Freelance analysis / accounting / quantitative / finance careers
September 21, 2016 4:41 PM   Subscribe

Hi Metafilter friends! I'm a mid-career professional seeking some advice about how to transition to a robust freelance career that relies on quantitative analysis or accounting skills. (Feel free to head straight to the comment section and start brainstorming, or read on for more.)

I'm a mid-career professional. I just had a child and want to have another. I'm in a management position, but I am considering alternatives to a salaried 9-5 lifestyle, either a small pivot from what I'm doing now, or a larger career switch. (This question is about the latter.) I'd probably work up to this over the next year or two. I live in a major metro area now (and could either go to school or get a day job to learn those skills), but I would like to eventually be able to live somewhere more rural and work remotely.

I'm hoping to find a career:
  1. That relies on my strengths in quantitative analysis, synthesis, and/or argumentation. Below, I give an example of what I'd be good at now. If I develop more skills, I'd like to move toward work that deals more with numbers or dollars.
  2. Where work is always needed and the marketing overhead is as low as possible (which I know may not be that low). In another thread, someone mentioned that they were doing an electrical apprenticeship as job insurance, knowing that electricians are always needed. I'd like to find something that indisputably needs done (tax or payroll accounting?) or that is generic enough that demand is plentiful (statistics?). Some consultants excel at creating a market for a product they've invented. I have a high standard of quality but am not a great self-promoter. And given the increasing risk of ageism, I'd like to avoid having to be the "cool new thing." I'd like to be "quite good at doing this thing that needs done."
  3. That can be done mostly on my own schedule, e.g. during naps, during the half-day at preschool, after bedtime.
  4. That can scale up and down relatively easily. I'd like to be able to cut back over summer vacations, for instance. And I'd love it if there were a clear path to ramping up and finding clients.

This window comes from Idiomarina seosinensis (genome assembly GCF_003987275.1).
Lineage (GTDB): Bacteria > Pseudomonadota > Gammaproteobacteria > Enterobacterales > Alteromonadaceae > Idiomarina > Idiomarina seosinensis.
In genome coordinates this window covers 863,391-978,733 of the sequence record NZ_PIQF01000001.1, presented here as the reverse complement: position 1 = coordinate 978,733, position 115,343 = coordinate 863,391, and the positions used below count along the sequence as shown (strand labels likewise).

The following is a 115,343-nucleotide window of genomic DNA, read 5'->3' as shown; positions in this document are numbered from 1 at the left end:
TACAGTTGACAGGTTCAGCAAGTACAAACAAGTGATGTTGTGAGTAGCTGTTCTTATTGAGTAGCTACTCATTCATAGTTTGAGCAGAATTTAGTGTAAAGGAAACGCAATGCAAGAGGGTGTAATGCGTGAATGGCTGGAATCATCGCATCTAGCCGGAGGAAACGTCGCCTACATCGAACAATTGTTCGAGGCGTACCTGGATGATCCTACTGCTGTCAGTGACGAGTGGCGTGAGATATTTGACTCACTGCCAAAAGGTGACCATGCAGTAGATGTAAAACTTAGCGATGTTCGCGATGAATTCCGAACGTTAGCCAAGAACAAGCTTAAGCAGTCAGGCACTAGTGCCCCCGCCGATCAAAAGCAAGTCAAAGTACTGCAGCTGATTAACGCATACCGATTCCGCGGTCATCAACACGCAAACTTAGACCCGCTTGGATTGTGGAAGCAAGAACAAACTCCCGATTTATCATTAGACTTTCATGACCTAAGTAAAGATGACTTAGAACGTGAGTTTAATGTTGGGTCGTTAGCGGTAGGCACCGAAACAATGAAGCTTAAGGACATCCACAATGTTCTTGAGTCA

5. That is lucrative. (Aren't we all wanting that?)
My favorite thing right now is taking a mess of data and telling people what it means. Here is a project I'd excel at now (from a hypothetical non-profit client): "Using this annually-updated dataset of pollution sources, identify where our state has made progress in cleaning up pollution and where efforts have stalled or reversed over the past two decades. Summarize this in a 32-page report (with charts and graphs illustrating the most essential points). Write a cover letter for our funders about why our pollution-reduction work is essential. Create a one-page set of talking points for our lobbyist to use based on this data."

I'd be interested in pivoting toward even more quantitative or financial projects with a larger possible clientele. I'm inclined in this direction -- e.g., I evaluate personal finance decisions via complicated spreadsheets -- but I'm not sure what freelance roles exist and would need to develop the professional skills.

-- Are there career pathways that would build on my quantitative inclinations but better fit some of my criteria above? What are fields where I could be a freelance numbers person with a fairly steady stream of work?
-- Are there particular options that could be ramped up quickly? (E.g., if I learned a certain statistics package, would I never run out of elance / upwork projects?) I could pay some school costs, but not hundreds of thousands of dollars. Ideally, I'd love to stay in my current (very flexible) job and take online classes and then start freelancing in the evenings, but if it made sense to take an entry-level job in another field now (in my late 30s), I could maybe consider that.
-- Are there particular options that would be more lucrative or particularly stable over the long run? I would not mind a more significant ramp up if a particular pathway offered more stability and financial return.

Thank you for any and all advice!
posted by Dollar Dollar Bill Sock to Work & Money (1 answer total) 6 users marked this as a favorite
I suggest local government in regions with a lot of primary industry like agriculture, forestry or mining.
posted by esto-again at 2:32 AM on September 23, 2016

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